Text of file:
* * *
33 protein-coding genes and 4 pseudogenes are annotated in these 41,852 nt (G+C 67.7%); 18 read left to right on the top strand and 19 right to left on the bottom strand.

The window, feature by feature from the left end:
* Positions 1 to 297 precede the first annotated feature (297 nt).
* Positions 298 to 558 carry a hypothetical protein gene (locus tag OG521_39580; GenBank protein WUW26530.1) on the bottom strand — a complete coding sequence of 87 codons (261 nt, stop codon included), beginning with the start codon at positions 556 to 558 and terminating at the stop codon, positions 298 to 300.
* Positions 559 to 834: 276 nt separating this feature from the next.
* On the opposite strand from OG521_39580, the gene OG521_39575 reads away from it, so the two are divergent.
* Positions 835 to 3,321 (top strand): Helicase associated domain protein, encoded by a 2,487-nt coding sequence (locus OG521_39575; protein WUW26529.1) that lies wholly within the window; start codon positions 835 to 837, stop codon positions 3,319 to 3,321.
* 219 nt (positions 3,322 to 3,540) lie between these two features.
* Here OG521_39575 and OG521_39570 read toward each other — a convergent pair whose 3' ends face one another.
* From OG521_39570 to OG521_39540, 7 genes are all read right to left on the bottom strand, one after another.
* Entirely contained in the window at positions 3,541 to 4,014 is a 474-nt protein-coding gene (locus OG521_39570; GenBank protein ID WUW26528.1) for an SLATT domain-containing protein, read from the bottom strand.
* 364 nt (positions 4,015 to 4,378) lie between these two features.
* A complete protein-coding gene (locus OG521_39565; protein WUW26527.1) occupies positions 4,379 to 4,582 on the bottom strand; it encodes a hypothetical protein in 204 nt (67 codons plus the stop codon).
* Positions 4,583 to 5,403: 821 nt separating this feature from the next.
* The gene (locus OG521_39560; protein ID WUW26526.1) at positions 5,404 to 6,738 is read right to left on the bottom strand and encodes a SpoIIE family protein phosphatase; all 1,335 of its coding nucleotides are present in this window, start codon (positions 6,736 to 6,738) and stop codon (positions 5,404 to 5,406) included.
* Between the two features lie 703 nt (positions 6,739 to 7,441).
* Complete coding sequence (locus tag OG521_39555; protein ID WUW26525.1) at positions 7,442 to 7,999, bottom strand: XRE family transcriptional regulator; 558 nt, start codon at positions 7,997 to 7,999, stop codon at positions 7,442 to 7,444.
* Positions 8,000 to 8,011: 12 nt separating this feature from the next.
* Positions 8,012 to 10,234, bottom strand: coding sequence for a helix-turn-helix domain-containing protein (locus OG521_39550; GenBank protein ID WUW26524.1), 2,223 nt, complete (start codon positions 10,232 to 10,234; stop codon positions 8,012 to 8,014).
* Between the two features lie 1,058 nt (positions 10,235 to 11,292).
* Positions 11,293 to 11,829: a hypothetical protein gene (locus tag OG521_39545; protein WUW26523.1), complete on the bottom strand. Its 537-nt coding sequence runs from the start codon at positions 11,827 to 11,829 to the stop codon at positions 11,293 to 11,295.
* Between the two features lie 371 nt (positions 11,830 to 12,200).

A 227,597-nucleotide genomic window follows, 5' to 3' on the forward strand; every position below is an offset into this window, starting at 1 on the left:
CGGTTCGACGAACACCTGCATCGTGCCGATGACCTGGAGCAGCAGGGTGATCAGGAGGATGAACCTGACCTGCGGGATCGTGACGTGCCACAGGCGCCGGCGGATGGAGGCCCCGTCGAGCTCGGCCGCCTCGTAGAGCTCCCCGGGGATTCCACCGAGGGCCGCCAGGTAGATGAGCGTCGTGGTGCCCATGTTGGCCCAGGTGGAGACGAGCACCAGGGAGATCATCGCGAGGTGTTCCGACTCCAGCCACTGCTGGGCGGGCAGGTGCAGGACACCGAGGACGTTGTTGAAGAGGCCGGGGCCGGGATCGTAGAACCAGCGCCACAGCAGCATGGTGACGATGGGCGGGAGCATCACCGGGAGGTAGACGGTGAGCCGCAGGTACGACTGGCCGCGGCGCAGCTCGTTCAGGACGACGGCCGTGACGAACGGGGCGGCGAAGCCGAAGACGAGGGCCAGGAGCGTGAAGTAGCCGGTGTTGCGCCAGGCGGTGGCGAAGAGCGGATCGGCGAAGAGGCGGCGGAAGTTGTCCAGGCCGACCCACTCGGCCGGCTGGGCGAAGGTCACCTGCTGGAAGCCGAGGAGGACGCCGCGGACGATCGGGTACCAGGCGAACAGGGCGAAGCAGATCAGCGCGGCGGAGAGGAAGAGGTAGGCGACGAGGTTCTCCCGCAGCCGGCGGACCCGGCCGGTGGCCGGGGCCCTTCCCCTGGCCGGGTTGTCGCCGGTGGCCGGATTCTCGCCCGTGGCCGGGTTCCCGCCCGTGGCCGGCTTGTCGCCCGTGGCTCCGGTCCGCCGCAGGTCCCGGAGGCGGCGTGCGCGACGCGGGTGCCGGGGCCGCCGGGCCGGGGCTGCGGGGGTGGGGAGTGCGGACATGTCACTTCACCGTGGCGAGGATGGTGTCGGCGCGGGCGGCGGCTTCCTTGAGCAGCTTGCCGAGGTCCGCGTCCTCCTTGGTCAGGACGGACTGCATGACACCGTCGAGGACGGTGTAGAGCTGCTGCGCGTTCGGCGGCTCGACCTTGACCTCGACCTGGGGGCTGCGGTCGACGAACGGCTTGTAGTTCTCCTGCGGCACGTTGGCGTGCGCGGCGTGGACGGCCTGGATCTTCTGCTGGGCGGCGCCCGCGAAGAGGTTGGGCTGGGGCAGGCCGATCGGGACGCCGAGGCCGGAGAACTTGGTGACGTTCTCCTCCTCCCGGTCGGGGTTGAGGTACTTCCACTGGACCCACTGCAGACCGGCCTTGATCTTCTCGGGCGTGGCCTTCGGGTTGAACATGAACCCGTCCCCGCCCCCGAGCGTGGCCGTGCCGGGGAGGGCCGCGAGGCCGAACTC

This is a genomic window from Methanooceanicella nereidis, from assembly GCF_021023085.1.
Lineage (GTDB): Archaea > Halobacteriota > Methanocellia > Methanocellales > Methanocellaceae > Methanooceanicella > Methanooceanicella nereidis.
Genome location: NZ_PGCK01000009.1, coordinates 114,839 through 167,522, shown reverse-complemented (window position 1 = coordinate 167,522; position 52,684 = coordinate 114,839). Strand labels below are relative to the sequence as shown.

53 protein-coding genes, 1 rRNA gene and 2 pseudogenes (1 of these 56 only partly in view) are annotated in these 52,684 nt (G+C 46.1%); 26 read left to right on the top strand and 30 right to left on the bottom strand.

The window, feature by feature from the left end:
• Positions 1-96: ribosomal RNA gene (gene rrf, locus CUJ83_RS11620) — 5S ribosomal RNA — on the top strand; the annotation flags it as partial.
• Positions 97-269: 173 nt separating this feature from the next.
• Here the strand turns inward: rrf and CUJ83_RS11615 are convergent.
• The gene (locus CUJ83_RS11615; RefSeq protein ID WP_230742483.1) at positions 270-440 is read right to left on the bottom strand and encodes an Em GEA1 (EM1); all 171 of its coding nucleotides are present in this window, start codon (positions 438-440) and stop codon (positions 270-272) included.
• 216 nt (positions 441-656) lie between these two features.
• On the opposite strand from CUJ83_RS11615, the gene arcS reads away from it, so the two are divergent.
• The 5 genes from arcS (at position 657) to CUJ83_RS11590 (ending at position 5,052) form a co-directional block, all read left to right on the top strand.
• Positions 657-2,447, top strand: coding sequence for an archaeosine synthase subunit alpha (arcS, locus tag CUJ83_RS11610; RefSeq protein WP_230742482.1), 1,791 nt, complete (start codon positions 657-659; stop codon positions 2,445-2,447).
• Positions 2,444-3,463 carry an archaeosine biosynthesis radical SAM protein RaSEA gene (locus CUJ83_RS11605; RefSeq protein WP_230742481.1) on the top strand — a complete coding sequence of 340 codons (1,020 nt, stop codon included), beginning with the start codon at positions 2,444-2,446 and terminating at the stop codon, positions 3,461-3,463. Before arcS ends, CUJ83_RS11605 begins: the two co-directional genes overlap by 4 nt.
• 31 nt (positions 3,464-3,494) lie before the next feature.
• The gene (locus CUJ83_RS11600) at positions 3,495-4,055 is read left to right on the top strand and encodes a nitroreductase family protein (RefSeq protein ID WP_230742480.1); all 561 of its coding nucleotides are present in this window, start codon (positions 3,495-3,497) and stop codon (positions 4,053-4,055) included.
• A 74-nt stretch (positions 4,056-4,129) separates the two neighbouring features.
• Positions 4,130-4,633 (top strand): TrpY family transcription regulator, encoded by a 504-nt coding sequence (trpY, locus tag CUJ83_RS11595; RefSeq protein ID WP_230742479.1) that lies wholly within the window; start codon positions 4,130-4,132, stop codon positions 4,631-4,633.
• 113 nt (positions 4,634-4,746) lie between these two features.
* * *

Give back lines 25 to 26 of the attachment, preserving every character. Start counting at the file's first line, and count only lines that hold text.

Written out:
This is a genomic window from Methanooceanicella nereidis, from assembly GCF_021023085.1.
Lineage (GTDB): Archaea > Halobacteriota > Methanocellia > Methanocellales > Methanocellaceae > Methanooceanicella > Methanooceanicella nereidis.